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Voyage of Traveler / Blog » 2010 »

Voyage of Traveler / Blog

April 19, 2010

Traveler Postcard From Panama Canal

April 8 and 9
Panama Canal

Hola,
What a contrast between our two days transiting the Panama Canal, and what an exciting and wonderful experience.  On board Traveler were Barbara and her two longtime friends and our guests, Marsha and Bill Horsfall (he is 87 and this was one of his Bucket List things to do), Brian, two professional line handlers and a Panama Canal Authority Advisor (same as a pilot for ships, but if the boat is under 65 ft. they’re called advisors and get less pay.)

Day One.  On the Atlantic side, at the Shelter Bay Marina, there was some confusion about the meeting time and place for our line handlers to come to the boat.  They were supposed to meet us at the marina, but an hour after the appointed time and when they were very late, I checked my cell phone and saw I missed a call.  It was from our agent to say the meeting place was changed at the last minute.  So now we were behind schedule, and if you are late for your transit appointment the Panama Canal Authority fines you $1,500!  With the two line handlers on board along with our ten rented truck tires, wrapped in plastic so the top sides don’t get scuffed, hung in place as added fenders (very much needed!), we got to the meeting place for the advisor just with 15 minutes to spare, only to find out he was running late (no fine if he is late), and so our appointment to transit was pushed back from 4 pm to 5:30 pm.  Hurry up and wait.

To transit the Panama Canal from the Atlantic to the Pacific, which is generally a north to south direction, four miles south of Colon there are three consecutive up-locks called the Gatun Locks.  After that you motor across a huge lake, Lake Gatun, for about 30 miles, passing ships going the other direction along the way.  Then there is one down-lock, called the Pedro Miguel Lock, followed by the relatively small Pedro Miguel Lake.  Finally, there are two consecutive down-locks called the Miraflores Locks, after which you are at sea level on the Pacific side.  Each lock lifts or lowers about 25 ft., so the large lake in the middle is 75 ft. above sea level.  If you get a very early start, like 5 or 6 am, you can make it all the way through in one day during daylight.  Because of our late afternoon starting time, ours was a two-day transit.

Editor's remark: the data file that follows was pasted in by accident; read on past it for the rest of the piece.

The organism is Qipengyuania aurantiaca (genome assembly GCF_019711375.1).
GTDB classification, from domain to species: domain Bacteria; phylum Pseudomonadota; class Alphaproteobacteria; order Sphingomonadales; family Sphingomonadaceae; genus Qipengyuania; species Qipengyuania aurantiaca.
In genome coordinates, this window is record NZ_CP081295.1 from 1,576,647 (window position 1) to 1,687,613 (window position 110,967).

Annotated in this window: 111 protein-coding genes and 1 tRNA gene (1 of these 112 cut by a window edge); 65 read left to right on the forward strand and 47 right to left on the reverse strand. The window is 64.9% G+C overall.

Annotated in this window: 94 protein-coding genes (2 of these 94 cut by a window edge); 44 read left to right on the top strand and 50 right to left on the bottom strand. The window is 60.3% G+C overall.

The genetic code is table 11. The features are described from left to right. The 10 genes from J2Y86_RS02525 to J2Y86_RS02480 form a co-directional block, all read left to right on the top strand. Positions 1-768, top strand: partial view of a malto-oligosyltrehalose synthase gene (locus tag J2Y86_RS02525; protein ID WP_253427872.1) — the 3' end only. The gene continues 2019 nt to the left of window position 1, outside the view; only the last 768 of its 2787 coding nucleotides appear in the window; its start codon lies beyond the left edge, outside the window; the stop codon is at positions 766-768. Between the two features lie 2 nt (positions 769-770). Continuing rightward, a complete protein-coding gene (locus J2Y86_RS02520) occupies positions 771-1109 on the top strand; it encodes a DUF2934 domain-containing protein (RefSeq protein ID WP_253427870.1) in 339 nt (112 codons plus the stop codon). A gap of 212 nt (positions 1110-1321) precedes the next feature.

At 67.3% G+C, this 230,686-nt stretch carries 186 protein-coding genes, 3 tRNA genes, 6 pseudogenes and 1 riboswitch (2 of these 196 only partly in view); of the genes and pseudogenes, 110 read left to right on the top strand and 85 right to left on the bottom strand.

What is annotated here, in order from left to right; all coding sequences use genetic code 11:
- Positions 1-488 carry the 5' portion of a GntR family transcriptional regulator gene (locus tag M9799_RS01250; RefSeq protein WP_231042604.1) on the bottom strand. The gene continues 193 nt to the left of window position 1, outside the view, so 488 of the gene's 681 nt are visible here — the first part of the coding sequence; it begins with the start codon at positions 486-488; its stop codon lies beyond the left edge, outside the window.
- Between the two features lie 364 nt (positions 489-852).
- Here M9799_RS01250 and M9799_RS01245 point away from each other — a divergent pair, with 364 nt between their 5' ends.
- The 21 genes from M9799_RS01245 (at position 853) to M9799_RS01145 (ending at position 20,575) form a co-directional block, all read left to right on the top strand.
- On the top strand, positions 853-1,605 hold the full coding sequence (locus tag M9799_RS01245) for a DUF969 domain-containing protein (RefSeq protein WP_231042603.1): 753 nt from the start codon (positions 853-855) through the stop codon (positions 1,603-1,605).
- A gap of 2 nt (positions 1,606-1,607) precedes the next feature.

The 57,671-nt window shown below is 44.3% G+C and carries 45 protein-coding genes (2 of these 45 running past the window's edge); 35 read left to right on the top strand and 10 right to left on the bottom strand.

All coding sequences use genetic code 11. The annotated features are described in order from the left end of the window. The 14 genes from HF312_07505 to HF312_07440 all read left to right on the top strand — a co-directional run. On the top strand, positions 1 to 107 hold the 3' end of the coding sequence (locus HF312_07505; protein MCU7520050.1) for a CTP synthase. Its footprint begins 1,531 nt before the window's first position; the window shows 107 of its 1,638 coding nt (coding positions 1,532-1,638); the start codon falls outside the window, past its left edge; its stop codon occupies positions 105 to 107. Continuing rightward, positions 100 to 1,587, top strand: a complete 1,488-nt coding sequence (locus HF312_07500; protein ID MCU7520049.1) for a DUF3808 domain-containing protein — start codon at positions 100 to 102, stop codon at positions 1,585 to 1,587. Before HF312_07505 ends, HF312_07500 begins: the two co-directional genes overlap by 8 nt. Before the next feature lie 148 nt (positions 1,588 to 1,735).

As we were about to enter the first lock, the PC Authority instructed our advisor via radio, along with the advisors on two other yacht, to raft together, with the biggest boat, a 46 ft. Bertram sportfishing boat, in the center. While the line handlers on the Bertram (obviously not pros and drinking beers) were rigging spring lines between the boats, they screwed it up and took 15 minutes to do a job that should have taken just three or four minutes.  During that time, the wind pushed us slowly into the path of a ship that was underway at about 4 knots and moving into final position in the lock.  The ship was unable to turn or stop.  And because we were side tied to the Bertram we could do nothing to get Traveler out of the way of the ship. The ship blasted its very loud horn five times, which is the signal for, essentially, “I can do nothing to avoid the impending collision between my ship and your small boat, and so you must either move out of the way immediately or brace for collision.”  You can only imagine the stress I was having.  It was a very close call, but the guys on the Bertram got their act together (with instructional help in Spanish from our pro line handlers) and managed to move Traveler, the small yacht on the other side and themselves out of the ship’s path.  After that, the guys in the Bertram were needlessly heavy on their throttles, both forward and reverse, nearly causing the deck cleats on their boat to rip out. I found out later the owner of the Bertram was not on board and this was a delivery crew.  Even though we were side tied and basically being towed by the Bertram, to ease the strain on the lines, I was at the helm with the advisor giving near constant instructions: “Forward just a bit, that’s good, now reverse a little. Stop. Turn to port a little, that’s good.”  He was also giving instructions in English (to Brian and Barbara) and Spanish to our line handlers: “Take up the slack on the port side stern.  Keep the tension steady and even on both sides.”  After an hour and a half or so, we made it through the third lock well after sunset.  As planned, we took a nearby mooring on Lake Gatun for the night.